Cyber risk


Cyber security is a risk for all organisations. Law firms are increasingly targeted as they hold both a wealth of sensitive data and large amounts of client money.

This year, our survey found that the most significant cyber threats that law firms faced were phishing, data breaches, ransomware and supply chain compromise, with phishing attacks reported as the most common. In Top 10 firms, malware infection and loss or leakage of confidential information were the second and third most common incidents.

Read our cyber blog post on how can law firms adapt to the cyber security threat.

Read our 'at a glance' preview below for more on this section.

At a glance

Cyber risk

The cyber security threat

  • Law firms consider the cyber threat to be greater than one year ago, the second greatest threat behind Brexit (up from 2018 when it ranked third).
  • This year, every respondent to our survey suffered a security incident, with the most common attack being phishing.
    Amongst Top 10 firms, 100% suffered a phishing attack, 75% suffered a malware attack and 25% experienced network intrusion, DOS, and confidential information loss or leakage.
  • In Top 11-25 and 26-50 firms, the top three attacks were phishing, other incidents caused by staff and loss or leakage of confidential information.
  • Overall, network intrusion was the least common known cyber security attack and this, perhaps, implies poor detection capabilities across the legal sector.
  • The insider threat is prevalent amongst all sizes of firms, with 75% of Top 10 and 90% of Top 11-100 having experienced incidents due to insiders over the last year.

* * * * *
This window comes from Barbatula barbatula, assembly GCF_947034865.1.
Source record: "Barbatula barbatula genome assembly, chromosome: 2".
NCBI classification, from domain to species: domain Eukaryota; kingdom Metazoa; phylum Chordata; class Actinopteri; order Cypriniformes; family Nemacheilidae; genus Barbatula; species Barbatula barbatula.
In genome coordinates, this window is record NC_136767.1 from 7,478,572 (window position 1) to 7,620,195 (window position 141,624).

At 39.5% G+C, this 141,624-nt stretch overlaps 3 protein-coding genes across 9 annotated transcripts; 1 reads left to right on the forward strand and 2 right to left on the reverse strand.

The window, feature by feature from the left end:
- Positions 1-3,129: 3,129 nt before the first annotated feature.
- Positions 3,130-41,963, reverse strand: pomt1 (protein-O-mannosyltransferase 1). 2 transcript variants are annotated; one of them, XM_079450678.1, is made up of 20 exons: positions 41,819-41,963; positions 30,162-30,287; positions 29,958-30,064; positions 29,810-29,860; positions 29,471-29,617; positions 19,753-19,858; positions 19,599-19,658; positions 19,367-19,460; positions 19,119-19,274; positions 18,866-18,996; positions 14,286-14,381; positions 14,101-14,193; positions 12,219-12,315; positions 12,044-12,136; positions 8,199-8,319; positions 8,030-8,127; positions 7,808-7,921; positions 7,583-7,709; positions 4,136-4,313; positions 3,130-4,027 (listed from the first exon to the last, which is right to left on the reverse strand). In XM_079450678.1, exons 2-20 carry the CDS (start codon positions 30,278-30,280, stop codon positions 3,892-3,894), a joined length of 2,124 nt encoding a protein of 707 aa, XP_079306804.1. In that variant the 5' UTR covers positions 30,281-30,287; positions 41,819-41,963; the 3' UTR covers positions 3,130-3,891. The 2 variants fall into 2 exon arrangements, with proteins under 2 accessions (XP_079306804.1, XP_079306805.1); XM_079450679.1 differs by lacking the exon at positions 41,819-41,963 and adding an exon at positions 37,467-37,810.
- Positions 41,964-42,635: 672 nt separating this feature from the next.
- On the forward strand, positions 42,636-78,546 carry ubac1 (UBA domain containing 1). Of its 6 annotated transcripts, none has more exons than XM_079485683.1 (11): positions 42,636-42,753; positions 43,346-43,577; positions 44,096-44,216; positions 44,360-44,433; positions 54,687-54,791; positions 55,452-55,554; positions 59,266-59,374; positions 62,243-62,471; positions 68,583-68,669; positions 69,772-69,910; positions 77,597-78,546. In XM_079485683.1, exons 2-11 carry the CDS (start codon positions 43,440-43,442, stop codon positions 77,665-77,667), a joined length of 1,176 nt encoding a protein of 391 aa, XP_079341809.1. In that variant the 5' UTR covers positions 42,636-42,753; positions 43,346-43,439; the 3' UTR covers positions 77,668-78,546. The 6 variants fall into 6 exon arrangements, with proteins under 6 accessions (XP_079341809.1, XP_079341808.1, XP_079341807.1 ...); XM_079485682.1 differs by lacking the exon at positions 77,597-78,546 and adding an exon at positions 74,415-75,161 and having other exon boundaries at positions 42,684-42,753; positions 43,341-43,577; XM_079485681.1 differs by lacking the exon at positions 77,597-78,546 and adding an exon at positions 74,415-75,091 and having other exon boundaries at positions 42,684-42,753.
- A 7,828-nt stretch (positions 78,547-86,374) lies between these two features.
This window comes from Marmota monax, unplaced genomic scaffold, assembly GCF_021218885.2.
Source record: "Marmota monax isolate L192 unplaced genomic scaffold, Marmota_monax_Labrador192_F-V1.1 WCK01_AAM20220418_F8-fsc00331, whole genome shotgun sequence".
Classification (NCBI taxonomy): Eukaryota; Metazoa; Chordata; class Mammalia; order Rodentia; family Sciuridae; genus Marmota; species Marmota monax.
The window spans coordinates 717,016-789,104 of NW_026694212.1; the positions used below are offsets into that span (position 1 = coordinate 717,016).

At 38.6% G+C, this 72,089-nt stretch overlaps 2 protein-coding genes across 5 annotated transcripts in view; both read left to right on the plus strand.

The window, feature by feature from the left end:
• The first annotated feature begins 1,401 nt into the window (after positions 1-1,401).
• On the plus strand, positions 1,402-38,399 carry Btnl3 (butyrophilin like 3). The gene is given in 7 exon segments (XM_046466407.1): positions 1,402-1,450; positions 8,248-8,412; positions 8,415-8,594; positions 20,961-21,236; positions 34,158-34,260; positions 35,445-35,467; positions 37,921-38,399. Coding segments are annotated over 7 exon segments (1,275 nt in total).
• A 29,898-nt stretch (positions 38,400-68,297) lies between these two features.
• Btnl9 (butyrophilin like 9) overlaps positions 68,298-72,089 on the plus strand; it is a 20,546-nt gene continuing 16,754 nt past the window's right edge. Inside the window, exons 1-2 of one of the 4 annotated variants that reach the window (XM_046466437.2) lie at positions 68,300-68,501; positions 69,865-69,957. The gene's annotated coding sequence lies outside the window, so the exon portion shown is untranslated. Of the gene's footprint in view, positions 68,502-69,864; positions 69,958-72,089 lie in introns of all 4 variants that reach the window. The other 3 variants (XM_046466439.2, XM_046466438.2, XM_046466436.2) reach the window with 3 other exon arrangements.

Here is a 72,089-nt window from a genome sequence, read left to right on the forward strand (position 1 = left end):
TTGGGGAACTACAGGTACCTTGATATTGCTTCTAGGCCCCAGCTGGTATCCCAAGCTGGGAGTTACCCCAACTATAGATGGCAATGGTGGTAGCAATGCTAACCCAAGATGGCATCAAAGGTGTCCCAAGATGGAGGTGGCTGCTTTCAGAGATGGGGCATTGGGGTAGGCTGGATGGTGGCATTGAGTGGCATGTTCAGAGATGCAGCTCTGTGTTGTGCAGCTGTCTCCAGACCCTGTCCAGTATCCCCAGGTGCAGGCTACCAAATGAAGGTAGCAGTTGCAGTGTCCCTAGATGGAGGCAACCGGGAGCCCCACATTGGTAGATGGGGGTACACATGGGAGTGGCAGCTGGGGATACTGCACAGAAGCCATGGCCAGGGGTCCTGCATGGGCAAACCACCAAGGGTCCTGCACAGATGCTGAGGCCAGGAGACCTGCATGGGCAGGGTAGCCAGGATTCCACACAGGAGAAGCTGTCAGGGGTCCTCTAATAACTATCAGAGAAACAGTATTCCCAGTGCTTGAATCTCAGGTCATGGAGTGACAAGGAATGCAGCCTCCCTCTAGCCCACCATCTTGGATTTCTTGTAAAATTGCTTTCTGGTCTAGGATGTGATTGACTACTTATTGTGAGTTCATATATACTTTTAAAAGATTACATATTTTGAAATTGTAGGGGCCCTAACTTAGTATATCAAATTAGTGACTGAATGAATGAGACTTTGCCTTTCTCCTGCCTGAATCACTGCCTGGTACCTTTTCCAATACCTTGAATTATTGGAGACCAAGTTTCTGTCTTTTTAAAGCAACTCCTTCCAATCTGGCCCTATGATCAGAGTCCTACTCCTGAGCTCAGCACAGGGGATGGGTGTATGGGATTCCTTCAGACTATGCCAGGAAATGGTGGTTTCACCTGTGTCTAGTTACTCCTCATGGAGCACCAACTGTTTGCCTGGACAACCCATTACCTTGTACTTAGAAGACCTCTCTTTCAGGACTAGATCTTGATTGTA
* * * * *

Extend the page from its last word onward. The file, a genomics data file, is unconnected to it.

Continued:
IT capital spend

  • Average global IT capital spend of Top 10 firms was much higher than that for the Top 11-25, at £17.2m (1.9% of global fee income) compared to £2.4m (0.9% of global fee income), albeit the range in the Top 10 is significant (£4.6m to £51.6m). This highlights a need for some firms to increase their level of IT capital investment. 
  • We acknowledge there are various demands on IT capital spend; however, investing to become more “securable” in the face of an ever increasing cyber security threat is clearly business critical.

Executive ownership

  • Despite widespread acknowledgement of the cyber security threat, a number of law firms have no executive level risk ownership, true for 40% of Top 10 and 82% of Top 11-25 firms.
  • For the larger firms in the Top 25, that may be reflective of Chief Information Security Officers (“CISOs”) not sitting on boards. For others, a CISO may not even exist. 
  • Cyber security risks are not always receiving the due attention and budgetary considerations at the right level of influence. We consider it imperative that cyber security risk is owned at an Executive level and features on the Board Risk Register.

Crisis Management

  • Crisis management is a key component of ensuring resilience against a cyber attack, but this area does not appear to be prioritised outside Top 10 firms. 
  • In Top 11-25 firms, 54% have either not had senior management participate in crisis management exercises or they have not done so for over 12 months. This compares to 83% of Top 10 firms that have had senior management participate in a cyber crisis management exercise in the last 12 months. 
  • There is a real risk that firms outside the Top 10 are not adequately prepared to respond effectively in the event of a cyber security crisis.
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Paul Brady

Paul Brady

Northern England - Cyber Security Director, PwC United Kingdom

Tel: +44 (0)7841 563498